3DMark05 CPU Test
We've included Futuremark's 3DMark05 in our testing suite for CPUs only at this point in time. The CPU tests of this benchmark were the only subroutines we enabled for our test run. Additionally, we've taken a snippet from a section of the Futuremark 3DMark05 white paper that explains exactly what the CPU test does specifically.
Source - 3DMark 0 5 Whitepaper-
As in the previous 3DMark version, the CPU test runs game tests in low resolution using software vertex processing and disabled post-processing. This decreases the graphics card workload, and makes the test result reflect above all the CPU's performance rendering 3D scenes and performing other 3D game related tasks like performing matrix calculations. The CPU test also uses fixed frame rendering to further ensure the workload stays the same for all systems.
In 3DMark05, an additional workload typical for the CPU in 3D games has been added. The CPU not only calculates the vertex shaders; it also continuously calculates the flight path of the air ship. The air ship actually flies the same path every time, in order to keep the workload the same between different systems, but the calculations are performed as if it would intelligently steer according to the canyon shape and other obstacles like the sea monster jumping up from the water. The path finding algorithm used is D*Lite (http://www.cc.gatech.edu/fac/Sven.Koenig/).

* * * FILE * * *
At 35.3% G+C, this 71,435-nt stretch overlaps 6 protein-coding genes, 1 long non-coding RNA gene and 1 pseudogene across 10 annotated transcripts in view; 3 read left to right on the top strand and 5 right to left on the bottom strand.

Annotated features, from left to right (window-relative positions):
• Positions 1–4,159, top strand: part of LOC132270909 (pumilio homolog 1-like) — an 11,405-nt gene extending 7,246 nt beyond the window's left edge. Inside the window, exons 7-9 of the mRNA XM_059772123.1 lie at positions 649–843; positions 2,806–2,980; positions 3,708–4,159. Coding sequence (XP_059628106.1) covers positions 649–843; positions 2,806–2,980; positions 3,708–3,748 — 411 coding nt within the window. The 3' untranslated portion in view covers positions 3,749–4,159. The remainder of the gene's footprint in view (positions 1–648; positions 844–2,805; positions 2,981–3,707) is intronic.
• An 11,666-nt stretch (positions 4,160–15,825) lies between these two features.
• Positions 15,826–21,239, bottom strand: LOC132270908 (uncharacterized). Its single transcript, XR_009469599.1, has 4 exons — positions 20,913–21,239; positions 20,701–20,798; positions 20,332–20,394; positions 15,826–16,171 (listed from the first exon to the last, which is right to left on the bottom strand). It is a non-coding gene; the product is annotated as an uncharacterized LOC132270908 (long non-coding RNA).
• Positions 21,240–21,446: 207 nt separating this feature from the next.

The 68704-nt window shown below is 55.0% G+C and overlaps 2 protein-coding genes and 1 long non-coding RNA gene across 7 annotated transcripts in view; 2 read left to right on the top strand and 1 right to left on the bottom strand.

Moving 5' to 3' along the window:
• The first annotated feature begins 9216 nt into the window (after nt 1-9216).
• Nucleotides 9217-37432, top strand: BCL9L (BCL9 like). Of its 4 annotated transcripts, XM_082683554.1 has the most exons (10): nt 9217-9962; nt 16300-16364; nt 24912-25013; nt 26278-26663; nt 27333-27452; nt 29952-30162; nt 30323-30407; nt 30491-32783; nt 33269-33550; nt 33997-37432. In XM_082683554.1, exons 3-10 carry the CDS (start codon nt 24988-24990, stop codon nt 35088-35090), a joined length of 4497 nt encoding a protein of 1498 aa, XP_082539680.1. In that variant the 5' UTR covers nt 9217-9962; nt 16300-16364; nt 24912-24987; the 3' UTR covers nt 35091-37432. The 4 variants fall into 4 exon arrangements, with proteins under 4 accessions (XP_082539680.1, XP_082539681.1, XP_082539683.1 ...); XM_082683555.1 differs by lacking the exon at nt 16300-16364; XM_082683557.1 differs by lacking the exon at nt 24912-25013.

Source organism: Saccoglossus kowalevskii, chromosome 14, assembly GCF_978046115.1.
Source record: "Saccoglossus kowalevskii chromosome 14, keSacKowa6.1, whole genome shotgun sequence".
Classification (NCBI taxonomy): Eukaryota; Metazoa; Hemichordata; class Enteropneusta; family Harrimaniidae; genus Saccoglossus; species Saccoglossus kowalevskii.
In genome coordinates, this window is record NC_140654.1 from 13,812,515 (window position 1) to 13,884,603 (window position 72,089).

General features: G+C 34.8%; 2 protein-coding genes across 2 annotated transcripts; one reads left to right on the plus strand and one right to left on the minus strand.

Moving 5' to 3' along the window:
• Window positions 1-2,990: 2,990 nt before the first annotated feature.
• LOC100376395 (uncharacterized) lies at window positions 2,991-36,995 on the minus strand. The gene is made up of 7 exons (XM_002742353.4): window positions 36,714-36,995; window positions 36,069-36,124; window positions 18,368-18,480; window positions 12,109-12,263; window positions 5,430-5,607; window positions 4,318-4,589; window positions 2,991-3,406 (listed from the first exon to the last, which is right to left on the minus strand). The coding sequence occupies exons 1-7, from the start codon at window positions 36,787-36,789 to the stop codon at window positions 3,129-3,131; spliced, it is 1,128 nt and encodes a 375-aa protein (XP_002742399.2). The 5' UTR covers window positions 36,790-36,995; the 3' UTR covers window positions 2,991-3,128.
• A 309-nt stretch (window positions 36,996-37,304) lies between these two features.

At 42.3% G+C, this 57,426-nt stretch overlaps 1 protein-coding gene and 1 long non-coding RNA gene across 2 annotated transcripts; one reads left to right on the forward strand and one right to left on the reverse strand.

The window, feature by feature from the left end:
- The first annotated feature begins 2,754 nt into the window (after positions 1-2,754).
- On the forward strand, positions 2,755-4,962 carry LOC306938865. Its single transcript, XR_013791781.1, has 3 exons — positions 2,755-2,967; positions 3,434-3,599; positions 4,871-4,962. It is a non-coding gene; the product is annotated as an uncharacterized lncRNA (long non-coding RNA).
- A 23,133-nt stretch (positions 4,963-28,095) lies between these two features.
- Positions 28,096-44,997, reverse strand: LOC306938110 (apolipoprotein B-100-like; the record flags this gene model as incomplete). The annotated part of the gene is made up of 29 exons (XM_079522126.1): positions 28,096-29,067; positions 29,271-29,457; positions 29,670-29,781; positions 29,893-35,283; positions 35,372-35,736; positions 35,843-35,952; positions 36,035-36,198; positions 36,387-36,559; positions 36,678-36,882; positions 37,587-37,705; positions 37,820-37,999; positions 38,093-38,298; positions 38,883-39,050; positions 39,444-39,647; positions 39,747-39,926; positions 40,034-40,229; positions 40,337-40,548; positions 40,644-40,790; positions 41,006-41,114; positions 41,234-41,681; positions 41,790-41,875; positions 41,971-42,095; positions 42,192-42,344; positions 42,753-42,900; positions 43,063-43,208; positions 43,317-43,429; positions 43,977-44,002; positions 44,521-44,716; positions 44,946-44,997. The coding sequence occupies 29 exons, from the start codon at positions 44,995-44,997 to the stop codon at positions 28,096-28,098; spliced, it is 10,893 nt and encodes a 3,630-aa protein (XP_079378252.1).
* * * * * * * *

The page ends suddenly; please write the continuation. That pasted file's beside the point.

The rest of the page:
For the Pentium 4 lineup in this test, it looks like overall clock speed dictates the results. However, this is definitely not the case for the AMD Athlon scores, where a 2.6GHz Athlon FX-55 beats out the 3.6GHz Pentium 4 560 Prescott core CPU. That's a full 1GHz differential in clock speed, and AMD's flaghship desktop core still wins by a small margin. The new 3.46GHz Extreme Edition P4 drops in about where we expected in this benchmark with a slight edge over the standard 3.4GHz P4 EE.